IN RE: the Matter of: A.J.S.

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Missouri Court of Appeals, Southern District,

IN RE: the Matter of: A.J.S., a child under seventeen years of age, by J.L.S., Petitioner–Respondent, v. C.R., Respondent–Appellant.

No. SD 34224

Decided: July 01, 2016

Attorney for Appellant—Mark M. Wenner of Cuba, MO Attorney for Respondent J.L.S.—Kirk C. Stange, Jonathan K. Glassman of St. Louis, MO Attorney for Respondent Reynolds County Juvenile Office (No brief)—James A. Broshot of Steelville, MO Attorney for Minor Child (No brief)—Megan Kate Seay of Salem, MO

J.L.S. (“Father”), the biological father of A.J.S. (“Child”), brought this “private action” under section 211.447,1 to terminate the parental rights of C.R. (“Mother”), the biological mother of Child.  Mother raised the affirmative defense that the petition failed to state a claim because there was non-compliance with section 211.447, and also complained that the termination of parental rights is a creature of statute, requiring strict and literal compliance with the statutory authority.  Mother brings these same complaints in her points in this appeal.  We will discuss all three points together as they are interrelated.

The power of a Missouri court to sever “all legal rights, privileges, duties and obligations of the parent and child with respect to each other” “derives solely from statutory enactments entitled ‘Termination of Parental Rights' ( [ ]Sections 211.440–211.540)” and “[t]hat body of laws is a complete code within itself, and proceedings thereunder must be in strict accordance with its terms.”  In re S—M—W—, 485 S.W.2d 158, 164 (Mo.App.K.C.D.1972).  Mother did not consent, and the juvenile officer did not file the petition.2

Section 211.447.6 provides:

6. The juvenile court may terminate the rights of a parent to a child upon a petition filed by the juvenile officer or the division, or in adoption cases, by a prospective parent, if the court finds that the termination is in the best interest of the child and when it appears by clear, cogent and convincing evidence that grounds exist for termination pursuant to subsection 2, 4 or 5 of this section.

This petition was brought by Father.  It was not filed by the juvenile officer or the division or pursuant to an adoption, as provided by section 211.447.6.  “The power given the juvenile court to terminate parental rights is purely statutory and without such legislation, the power would not exist.”  In Interest of W.F.J., 648 S.W.2d 210 (Mo.App W.D.1983).  If one of the reasons listed in the statute for termination of parental rights was not proved to exist, the trial court could not act to terminate.3  C.S. v. Smith, 483 S.W.2d 790, 794 (Mo.App.St.L.D.1972).  “[P]arental rights are a fundamental liberty interest, and termination statutes are strictly construed in favor of the parent and preservation of the natural parent-child relationship.”  In re P.J., 403 S.W.3d 672, (Mo.App.S.D.2012) (internal quotations and citations omitted).  It goes without saying that statutes that provide for the termination of parental rights are strictly construed in favor of the parent and preservation of the natural parent-child relationship.  In re S.M.F., 393 S.W.3d 635, 644 (Mo.App.W.D.2013).  Procedural mandates of child protection statutes applicable to proceedings generally brought by state actors apply when the parties include in the petition the statute applicable to proceedings brought by state actors.  See In re S.R.F., 362 S.W.3d 420 (Mo.App.S.D.2012).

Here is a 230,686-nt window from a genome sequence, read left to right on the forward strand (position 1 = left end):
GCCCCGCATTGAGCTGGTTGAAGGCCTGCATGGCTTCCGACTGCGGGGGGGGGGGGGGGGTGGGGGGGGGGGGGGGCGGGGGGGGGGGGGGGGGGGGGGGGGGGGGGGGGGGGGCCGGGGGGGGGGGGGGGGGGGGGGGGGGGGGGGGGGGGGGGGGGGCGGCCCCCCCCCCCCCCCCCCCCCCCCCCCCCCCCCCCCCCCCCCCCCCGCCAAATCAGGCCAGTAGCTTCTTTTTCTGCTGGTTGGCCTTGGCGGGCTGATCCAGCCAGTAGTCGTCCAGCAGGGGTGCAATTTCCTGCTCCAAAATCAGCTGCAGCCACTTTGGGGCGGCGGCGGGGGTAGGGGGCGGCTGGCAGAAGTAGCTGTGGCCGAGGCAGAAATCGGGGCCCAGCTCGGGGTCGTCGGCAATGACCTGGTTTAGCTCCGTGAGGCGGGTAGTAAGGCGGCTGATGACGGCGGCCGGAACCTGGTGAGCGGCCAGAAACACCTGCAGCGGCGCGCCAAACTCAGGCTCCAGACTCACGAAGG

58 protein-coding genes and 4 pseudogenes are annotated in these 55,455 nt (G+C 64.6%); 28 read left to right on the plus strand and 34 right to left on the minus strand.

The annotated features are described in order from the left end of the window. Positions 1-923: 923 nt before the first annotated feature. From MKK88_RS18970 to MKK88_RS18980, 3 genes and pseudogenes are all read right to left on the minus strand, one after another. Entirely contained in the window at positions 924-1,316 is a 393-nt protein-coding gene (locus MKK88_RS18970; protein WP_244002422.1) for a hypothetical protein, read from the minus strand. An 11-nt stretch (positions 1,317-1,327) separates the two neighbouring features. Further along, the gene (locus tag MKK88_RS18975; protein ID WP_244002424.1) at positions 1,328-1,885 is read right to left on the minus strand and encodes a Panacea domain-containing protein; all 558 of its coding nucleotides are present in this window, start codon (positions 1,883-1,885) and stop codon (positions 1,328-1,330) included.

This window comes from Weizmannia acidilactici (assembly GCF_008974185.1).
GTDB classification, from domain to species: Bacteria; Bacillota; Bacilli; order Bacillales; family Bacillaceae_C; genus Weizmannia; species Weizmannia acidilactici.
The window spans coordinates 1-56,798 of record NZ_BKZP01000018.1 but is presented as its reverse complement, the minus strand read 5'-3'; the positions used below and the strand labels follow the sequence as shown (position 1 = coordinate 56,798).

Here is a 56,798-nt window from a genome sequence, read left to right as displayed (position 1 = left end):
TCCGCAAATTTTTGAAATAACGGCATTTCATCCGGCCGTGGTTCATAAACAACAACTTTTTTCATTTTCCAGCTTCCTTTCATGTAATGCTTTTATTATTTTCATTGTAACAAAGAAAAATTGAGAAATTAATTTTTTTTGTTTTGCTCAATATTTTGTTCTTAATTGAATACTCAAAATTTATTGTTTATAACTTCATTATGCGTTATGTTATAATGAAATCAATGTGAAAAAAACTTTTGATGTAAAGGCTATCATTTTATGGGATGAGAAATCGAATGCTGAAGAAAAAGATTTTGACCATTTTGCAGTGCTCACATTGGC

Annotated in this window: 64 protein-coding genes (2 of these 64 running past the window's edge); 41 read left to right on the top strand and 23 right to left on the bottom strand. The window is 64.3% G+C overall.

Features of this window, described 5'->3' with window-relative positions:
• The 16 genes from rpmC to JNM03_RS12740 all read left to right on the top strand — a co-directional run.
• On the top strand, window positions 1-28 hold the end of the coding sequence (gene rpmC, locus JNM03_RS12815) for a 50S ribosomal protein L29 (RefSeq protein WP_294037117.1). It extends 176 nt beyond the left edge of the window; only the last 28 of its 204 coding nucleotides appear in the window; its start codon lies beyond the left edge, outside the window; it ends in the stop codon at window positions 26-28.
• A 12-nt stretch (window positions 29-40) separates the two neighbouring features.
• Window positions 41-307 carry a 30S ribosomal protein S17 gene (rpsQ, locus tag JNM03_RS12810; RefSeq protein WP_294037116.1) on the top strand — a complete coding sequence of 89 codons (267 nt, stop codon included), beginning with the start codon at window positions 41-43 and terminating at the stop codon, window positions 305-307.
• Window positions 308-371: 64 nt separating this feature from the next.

Father argues that the plain language of section 211.447.1 establishes that a referral to a juvenile officer is optional and not mandatory and that Mother waived any objections because she consented to add the juvenile officer as a party.  Father contends that only the juvenile officer and Children's Division are bound by the rules of process—that individuals are not bound by the same rules.  As noted, the power of the State to terminate the parental rights of a parent are strictly construed and derive solely from the statute.  There is no common law right of a parent to just terminate the parental rights of the other parent.  The statutes must be strictly construed for that reason.

Mother's claims have merit.  The judgment terminating Mother's parental rights is reversed.


1.   All references to statutes are to RSMo Cum.Supp.2014, unless otherwise specified.

2.   Mother is in prison and has no visitation rights with Child.  No petition for adoption was filed.

3.   In C.S. v. Smith, the applicable statute was section 211.441, which has since been repealed.

Nancy Steffen Rahmeyer, J.

Don E. Burrell, P.J.,—Concurs Gary W. Lynch, J.—Concurs